For questions, I am interested in how traditional healing practices may or may not vary depending on what tribal origin people claim. For instance, some people claim a Cheraw identity while others insist they descend from Indians that always lived in the Robeson County area. Because there were 3 linguistic groups and up to 10 tribal groups of ancestry, there probably was a diversity of healing practices being brought to Robeson County during the 18th Century coalescence. Have different practices survived? Are they identified as tribally specific? I know that practices vary by family. Do families try to align with particular tribal groups of origin?

To research these questions, I would need to look at historical coalescence and determine if communities today align with historical migration. Then, I would compare healing practices within today’s communities. I remember reading that some healing practices are common among all communities, especially when they involve plants or products that are readily available. However, other remedies are specific to families and communities. Some possible sources include:
1) Migration Patterns of Coastal NC Indians (paper with some historical documents and maps included on the website)
2) Rountree, Helen and Davidson: Eastern Shore Indians of Virginia and Maryland. 1997, The University Press of Virginia
3) I could look at several sources here:

Kristen Gnau #6

23 03 2010

This week’s reading was from Dr. Malinda Maynor Lowery’s (newly released!) Lumbee Indians in the Jim Crow South.  In the preface, she introduces the book as a look at how Lumbee Identity has been formed over time.  This formation of Lumbee identity, she says, has been one shaped by change rather than one implemented then held constant.  In fact, very little about the Lumbee has been constant. Rather, the Lumbee have a heterogeneous history of conflict and change while also holding a firm belief in their “nation” about what it means to be Indian.  According to Lowery, the Lumbee have conflict with both “outsiders” and within themselves—it is a debate centered around point of view.  Unlike most other scholars, however, she argues that their conflict is strategic—a “creative way of dealing” with their situation.  Furthermore, with a history of displacement, change, and acculturation, conflict is seemingly inevitable.  For Lowery though, these changes are a part of Lumbee identity, which is most securely bound by kinship and place.  National identity as both southerners and Americans is not forgotten for Lowery.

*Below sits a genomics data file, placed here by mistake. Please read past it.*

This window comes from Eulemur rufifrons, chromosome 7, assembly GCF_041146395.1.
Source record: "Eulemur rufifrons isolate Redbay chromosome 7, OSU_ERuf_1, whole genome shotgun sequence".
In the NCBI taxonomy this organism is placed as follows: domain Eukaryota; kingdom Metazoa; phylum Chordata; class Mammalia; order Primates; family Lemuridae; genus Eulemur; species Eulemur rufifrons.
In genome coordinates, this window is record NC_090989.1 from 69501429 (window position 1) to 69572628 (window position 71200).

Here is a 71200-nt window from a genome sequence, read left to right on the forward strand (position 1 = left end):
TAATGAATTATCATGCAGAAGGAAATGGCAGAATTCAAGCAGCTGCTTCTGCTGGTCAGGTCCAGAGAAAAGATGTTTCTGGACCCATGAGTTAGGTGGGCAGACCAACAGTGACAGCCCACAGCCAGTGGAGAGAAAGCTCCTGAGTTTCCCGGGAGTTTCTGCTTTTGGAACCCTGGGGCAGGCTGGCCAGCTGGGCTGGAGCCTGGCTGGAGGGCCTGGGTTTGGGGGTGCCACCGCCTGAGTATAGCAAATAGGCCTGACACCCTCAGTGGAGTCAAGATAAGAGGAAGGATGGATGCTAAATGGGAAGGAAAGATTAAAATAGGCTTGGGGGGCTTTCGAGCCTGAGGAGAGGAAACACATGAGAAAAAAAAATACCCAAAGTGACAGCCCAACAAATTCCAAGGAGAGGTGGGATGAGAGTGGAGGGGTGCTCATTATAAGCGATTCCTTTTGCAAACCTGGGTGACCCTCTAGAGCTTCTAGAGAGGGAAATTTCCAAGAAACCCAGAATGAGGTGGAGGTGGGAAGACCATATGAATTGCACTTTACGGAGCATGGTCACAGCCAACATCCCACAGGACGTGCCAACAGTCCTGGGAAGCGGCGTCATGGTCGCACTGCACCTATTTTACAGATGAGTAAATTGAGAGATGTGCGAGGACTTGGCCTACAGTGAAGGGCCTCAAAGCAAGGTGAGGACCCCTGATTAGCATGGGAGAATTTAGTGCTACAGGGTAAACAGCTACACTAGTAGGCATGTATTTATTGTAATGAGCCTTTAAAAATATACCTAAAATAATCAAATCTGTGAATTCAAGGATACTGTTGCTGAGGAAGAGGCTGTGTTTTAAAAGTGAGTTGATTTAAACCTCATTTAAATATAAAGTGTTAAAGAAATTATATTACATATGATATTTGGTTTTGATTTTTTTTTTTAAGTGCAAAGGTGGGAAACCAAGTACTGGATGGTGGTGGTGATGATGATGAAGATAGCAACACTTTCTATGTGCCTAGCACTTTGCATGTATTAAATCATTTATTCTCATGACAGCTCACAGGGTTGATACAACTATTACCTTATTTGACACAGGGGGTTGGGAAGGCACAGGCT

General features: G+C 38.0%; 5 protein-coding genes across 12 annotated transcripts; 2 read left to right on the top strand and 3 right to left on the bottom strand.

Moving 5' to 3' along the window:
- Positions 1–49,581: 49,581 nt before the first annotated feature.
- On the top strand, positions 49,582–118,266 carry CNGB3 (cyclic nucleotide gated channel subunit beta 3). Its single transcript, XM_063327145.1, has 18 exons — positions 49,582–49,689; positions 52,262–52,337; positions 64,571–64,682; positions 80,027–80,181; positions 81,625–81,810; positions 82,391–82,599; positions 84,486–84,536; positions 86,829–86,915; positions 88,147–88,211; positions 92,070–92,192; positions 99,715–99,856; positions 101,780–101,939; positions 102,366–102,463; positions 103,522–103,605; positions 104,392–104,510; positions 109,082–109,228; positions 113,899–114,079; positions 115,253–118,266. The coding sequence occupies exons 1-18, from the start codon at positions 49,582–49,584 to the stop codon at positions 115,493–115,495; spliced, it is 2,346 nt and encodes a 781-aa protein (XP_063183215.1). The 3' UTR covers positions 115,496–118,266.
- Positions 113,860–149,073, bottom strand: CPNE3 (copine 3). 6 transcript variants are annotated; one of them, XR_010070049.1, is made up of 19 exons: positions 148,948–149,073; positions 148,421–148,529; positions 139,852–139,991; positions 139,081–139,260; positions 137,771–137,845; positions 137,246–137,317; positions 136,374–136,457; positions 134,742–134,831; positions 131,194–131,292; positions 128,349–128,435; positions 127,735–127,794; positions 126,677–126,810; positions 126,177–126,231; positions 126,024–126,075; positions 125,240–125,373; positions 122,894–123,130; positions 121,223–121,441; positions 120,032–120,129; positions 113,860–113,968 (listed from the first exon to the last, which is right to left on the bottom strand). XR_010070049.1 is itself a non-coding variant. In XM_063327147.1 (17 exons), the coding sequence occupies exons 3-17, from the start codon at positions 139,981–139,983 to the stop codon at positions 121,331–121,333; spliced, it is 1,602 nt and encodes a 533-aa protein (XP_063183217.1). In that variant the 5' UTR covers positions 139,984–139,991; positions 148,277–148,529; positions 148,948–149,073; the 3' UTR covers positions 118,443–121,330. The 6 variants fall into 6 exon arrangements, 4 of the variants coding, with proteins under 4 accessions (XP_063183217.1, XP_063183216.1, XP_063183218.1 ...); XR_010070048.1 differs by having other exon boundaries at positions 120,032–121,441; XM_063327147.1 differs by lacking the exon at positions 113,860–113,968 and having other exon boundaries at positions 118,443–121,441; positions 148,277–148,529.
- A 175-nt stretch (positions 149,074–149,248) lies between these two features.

The book’s introduction uses the coalescence of Robeson County Indians to explain the misunderstood idea of Lumbee “Indianness.”  In the 1930’s, the OIA (now the BIA) was sent to Robeson County to determine Lumbee identity on the basis of colonial requirements such as physical features and language, an act that could have helped the Lumbee gain recognition but instead promoted colonized ideas about what it meant to be Indian—ideas that already ran rampant in the Jim Crow era.  The truth is, the Lumbee cannot be identified by such standards because they are a coalescence of different tribes (such as Cheraw, Tuscarora, and Waccamaw) due to migration and cultural mixing and coming together.  Furthermore, with the mixing of so many tribes—ones that possibly belonged to Siouan, Iroquoian, and Algonkian language families—communication would be difficult without a common language, English.  Instead of defining themselves based on the standards of the OIA, the Lumbee identify based on kinship and place.  The five main families in Robeson County—Locklears, Chavis, Lowrys, Brooks, Oxendines—held land because they occupied it before the arrival of English settlers (other ways to hold land were grants or purchases).  These common family names still exist today in Robeson County and are used to help further identify individuals within the community.  Dr. Lowery discusses intermarriage within the community, saying it is perhaps exaggerated by those outside the community and underestimated by those within the community.  Lumbees struggled to identify themselves in the Jim Crow south, but ultimately embraced segregation as a means to separate their identity from black (or simply “colored”) or white.